WIKIMEDIA, NATIONAL CANCER INSTITUTE, BILL BRANSONFor every pound ($1.70) the U.K. invested in cancer research from 1970 to 2009, the country saw a return of 40 pence ($0.68), according to a report published today (June 16) in BMC Medicine. A team led by Jonathan Grant of the nonprofit RAND Europe and King’s College London harnessed previous work investigating the returns on government investments into heart disease and mental health research.
For the present study, Grant’s team looked at the economic returns from cancer research in the U.K. over nearly four decades. It included economic benefits that came from efforts to reduce smoking rates, to expand cervical cancer screening programs, and from the development of breast cancer treatments like tamoxifen.
“Our findings suggest that despite uncertainties, the historical economic returns were substantial and would justify the public and charitable investment made in cancer research,” coauthor Matthew Grant of Brunel University said in a statement. “However, it is important to note that past performance is not an indicator of future performance, and given the observed increase in cancer research investment over the last two decades, greater net health gains would be needed to see similar returns.”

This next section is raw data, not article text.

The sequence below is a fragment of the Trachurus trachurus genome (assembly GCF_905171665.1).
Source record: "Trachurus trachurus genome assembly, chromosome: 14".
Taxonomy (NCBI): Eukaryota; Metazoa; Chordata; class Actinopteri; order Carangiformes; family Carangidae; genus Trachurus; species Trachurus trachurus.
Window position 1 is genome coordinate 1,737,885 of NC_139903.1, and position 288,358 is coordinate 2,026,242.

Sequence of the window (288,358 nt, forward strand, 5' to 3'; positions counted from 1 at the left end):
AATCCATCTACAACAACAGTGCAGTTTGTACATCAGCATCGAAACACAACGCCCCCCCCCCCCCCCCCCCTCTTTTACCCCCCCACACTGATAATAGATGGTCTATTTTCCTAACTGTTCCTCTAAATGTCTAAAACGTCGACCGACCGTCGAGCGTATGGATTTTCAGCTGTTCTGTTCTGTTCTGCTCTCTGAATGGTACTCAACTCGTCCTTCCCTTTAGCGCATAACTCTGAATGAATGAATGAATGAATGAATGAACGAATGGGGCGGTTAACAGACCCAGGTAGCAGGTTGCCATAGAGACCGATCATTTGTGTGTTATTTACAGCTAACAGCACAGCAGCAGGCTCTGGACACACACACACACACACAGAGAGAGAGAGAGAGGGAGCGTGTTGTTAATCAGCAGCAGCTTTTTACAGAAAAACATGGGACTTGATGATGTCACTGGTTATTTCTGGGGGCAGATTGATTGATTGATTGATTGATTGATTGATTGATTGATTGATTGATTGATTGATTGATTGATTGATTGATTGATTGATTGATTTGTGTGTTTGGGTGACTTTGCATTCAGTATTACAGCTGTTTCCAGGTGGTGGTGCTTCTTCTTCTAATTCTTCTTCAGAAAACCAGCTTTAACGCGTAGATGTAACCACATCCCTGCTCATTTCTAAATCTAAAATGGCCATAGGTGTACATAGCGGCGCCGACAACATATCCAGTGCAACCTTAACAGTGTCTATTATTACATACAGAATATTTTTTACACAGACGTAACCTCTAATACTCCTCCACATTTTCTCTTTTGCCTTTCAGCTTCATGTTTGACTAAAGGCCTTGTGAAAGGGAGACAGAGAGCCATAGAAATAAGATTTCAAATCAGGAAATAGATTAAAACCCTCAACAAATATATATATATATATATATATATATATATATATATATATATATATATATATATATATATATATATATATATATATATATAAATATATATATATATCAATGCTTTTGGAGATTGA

“This study highlights the significant returns that have been realised as a result of the huge generosity of the British public, who in the last 40 years have contributed an astounding £15 billion [$25.5 billion] to cancer research through their taxes and charitable donations," added Harpal Kumar, chief executive of Cancer Research UK.
The immunotherapy, which targets CD22 on cancer cells rather than CD19, might prove useful in patients for whom previous T-cell treatments were unsuccessful.